This lady, in her 70’s, couldn’t drive. She made a decision to leave and did so on foot, not knowing if she would survive. It later emerged that her husband of over 50 years, Marysville’s oldest and longest resident, had indeed perished trying to defend his property. I was struck by the power of this story. What does it take to decide to leave your life long partner and home in the hope you will live rather than die?

As the days and weeks passed I heard similar stories over and again. Many couples were torn apart, both at the time of the fire and afterwards, by the decision to stay or leave. I returned to Faine’s conversation with this lady many times (it was loaded on the ABC’s bushfire community website) and my wondering coalesced into a short story, which won the 2011 Southern Cross Literary Award and is now published in this anthology entitled Fire.

Fire is a collection of short stories, essays, poems and images that explore our complex and evolving relationship to fire.

I’m excited about this publication not just because my story is included in it, but because it is timely and necessary. Fire is a poignant reflection on our future as a nation as we face the effects of climate change. These frightening events are now happening with alarming frequency and we must accept that they are to be expected in our future climate landscape. Our weather has changed. Every year, from one end of the country to the other, Australian summers are bringing more frequent, more severe fire (and flood) events . If we are to cope with these dangerous events in the future, we must find a way comprehending them, of coming to terms with how they affect us personally, socially, economically and environmentally.

Fire serves this purpose. And I’m proud as punch to be part of it.

Fire is available from Margaret River Press and through Eltham Bookshop

Being a female writer in Australia is a tough gig. Tougher if you’re Aboriginal. That’s why when I joined the 2012 Australian Women Writer’s Challenge, I made sure I included Aboriginal writers in my list. It wasn’t hard, there are plenty on my shelves and it gave me the push I needed to read them sooner rather than later. I’m yet to finish the challenge with my review summary (it’s been a busy couple of months with upcoming work to be published in 2013), but I will get to it – eventually. In the meantime I thought I’d share this. It’s an informed wrap up of how diversity was reflected in the 2012 challenge, with Aboriginal writing front and centre (where it should be). Even if you’re not particularly interested in the wrap up per se – the links to reviews of Aboriginal writers and Aboriginal writing are worthy of a good look.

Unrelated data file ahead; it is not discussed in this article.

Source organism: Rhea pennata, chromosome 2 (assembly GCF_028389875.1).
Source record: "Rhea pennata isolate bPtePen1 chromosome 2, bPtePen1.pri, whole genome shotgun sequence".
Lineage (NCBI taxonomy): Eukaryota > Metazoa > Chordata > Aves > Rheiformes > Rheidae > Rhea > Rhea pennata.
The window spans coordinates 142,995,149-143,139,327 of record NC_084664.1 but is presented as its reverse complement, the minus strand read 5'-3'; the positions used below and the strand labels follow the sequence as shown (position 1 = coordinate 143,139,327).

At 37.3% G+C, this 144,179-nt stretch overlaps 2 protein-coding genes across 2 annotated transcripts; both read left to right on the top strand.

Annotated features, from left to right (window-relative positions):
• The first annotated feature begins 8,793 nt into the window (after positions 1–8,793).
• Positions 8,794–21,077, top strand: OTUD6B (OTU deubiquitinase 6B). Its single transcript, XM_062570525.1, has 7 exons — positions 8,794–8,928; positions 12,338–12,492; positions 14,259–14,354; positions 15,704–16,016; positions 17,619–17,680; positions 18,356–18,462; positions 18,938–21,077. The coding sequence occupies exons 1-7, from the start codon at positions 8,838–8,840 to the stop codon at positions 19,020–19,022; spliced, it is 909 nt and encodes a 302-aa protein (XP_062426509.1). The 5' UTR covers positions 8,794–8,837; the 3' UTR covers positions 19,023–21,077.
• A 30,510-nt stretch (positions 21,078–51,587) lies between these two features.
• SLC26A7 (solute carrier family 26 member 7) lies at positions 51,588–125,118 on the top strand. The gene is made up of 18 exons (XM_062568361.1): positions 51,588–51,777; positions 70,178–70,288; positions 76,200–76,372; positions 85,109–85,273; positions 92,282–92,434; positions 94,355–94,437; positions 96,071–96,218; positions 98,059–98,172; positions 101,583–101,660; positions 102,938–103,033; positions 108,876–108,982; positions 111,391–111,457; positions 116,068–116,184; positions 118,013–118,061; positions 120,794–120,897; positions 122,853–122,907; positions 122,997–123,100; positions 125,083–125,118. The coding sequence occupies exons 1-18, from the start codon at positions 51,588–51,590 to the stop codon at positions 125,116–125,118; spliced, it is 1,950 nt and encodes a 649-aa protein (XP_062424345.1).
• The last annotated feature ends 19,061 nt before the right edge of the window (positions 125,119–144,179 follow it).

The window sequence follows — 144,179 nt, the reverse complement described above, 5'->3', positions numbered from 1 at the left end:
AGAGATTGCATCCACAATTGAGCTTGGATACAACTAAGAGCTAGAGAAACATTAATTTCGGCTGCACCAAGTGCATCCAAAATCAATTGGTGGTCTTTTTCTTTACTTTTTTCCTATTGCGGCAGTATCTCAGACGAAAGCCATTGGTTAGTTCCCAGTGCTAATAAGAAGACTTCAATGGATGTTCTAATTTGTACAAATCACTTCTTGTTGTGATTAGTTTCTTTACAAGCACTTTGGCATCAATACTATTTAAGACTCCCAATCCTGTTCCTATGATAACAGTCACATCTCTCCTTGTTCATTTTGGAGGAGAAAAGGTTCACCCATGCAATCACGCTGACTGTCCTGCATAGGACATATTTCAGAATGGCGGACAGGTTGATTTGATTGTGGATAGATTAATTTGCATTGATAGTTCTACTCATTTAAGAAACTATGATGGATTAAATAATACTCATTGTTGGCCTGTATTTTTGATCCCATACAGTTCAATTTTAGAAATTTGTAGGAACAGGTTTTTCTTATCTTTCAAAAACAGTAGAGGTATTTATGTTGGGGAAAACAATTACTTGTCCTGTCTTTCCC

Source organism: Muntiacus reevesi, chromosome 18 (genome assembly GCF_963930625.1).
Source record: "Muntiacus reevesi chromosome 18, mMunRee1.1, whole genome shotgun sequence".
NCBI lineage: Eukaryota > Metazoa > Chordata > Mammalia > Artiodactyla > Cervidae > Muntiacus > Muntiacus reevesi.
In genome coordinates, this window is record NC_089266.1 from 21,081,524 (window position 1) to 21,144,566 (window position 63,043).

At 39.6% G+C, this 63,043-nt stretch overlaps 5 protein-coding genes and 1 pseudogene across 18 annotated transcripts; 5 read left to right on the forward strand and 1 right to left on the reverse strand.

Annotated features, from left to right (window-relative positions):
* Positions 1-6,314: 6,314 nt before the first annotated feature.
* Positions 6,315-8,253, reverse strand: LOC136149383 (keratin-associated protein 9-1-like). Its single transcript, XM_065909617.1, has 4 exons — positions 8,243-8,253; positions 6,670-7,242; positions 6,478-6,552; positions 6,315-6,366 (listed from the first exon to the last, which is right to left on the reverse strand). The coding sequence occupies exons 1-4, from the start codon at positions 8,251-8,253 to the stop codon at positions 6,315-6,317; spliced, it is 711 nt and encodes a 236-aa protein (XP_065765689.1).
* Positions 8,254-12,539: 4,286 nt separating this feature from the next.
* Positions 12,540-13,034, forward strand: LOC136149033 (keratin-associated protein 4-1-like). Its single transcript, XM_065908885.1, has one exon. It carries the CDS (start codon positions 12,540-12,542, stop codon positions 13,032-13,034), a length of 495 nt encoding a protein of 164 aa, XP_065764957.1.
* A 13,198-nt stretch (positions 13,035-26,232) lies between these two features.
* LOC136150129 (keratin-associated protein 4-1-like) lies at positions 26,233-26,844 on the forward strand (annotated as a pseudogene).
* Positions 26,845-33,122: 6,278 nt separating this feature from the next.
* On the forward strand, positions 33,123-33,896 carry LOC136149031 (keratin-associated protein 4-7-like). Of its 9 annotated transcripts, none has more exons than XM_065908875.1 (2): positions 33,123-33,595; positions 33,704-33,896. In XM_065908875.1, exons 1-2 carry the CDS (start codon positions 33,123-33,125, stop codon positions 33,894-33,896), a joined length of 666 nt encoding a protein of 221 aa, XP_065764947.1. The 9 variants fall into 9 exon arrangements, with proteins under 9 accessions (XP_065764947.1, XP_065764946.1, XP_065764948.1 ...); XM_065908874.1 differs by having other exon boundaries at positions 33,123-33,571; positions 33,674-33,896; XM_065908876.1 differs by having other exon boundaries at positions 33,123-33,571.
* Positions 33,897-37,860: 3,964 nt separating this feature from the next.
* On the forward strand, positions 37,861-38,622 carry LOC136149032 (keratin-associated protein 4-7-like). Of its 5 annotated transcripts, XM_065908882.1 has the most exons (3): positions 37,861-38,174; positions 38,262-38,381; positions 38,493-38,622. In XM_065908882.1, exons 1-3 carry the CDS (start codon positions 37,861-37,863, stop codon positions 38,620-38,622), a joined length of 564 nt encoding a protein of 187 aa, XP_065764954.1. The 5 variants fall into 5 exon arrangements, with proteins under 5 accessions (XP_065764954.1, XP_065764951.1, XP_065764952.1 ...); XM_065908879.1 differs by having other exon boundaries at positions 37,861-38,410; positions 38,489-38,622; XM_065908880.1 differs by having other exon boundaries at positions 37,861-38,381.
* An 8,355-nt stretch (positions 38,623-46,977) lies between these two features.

With thanks to Jessica White (http://www.jessicawhite.com.au) for reference to two of my reviews.

Repost: Office Christmas Committee

Because it’s nearly Christmas. Because this was one of my most popular posts. Because I don’t have time to do anything new. Because, at this time of year, we all need a good laugh… 

 

It’s 2 weeks before Christmas and all across the city,

Office Christmas committee’s are getting quite shitty

Why? Come on, you KNOW why. It’s THAT time of year isn’t it? Let me share something with you – I have 3 business rules I apply to every single job I’ve had – and I NEVER break them. They are:

  1. Never make a meeting for 9am Monday morning.
  2. Never make a meeting for 4pm Friday afternoon.
  3. Never, under any circumstances, even if you’re begged, or threatened with the sack, volunteer to go on the Office Christmas Committee.

Office Christmas committees. A unique conglomerate made up of enthusiastic and hopeful volunteers who’ve only been on the floor for maybe 6 weeks. In the weeks before Christmas they gather together to come up with 2010’s Divisional/Unit/Team Christmas function. They throw around inspired ideas – Kris Kringle with the boss dressed up as Santa, rude food platters, 100 Things You Can Do With Tinsel Competition – trying to stumble upon the kind of unforgettable festive occasion their colleagues will be gossiping about well into the New Year.

‘How was that Christmas party last year?’

‘Awesome. Best I’ve ever been too.’

‘And the boss in that Santa suit…?’

‘HAW HAW HAW!’

These are the sounds of mirth Office Christmas Committee’s long to hear. They want THEIR NAMES hovering reverently on the lips of their peers – ‘true party champions – these guys could organise a party in Vic Pol’s OPC.’

YEAH, RIGHT! You and I both know (don’t we?) that what begins with hope, love and poor taste, rapidly deteriorates into bickering, disgruntlement(?) and clashes of festive philosophies?

Firstly there is the question of cost – (assuming you don’t work in a self-serving, for-profit corporate giant that buys your soul every Christmas with lobster banquets and John Farnham serenades) – the first major hurdle every Office Christmas Committee (OCC) must clear without knocking the Christmas cheer out of their colleagues. If the function is too cheap, those with more refined tastes will be dubious as to its quality – if it’s too expensive, it will isolate those on budgets or maintaining extreme social lives.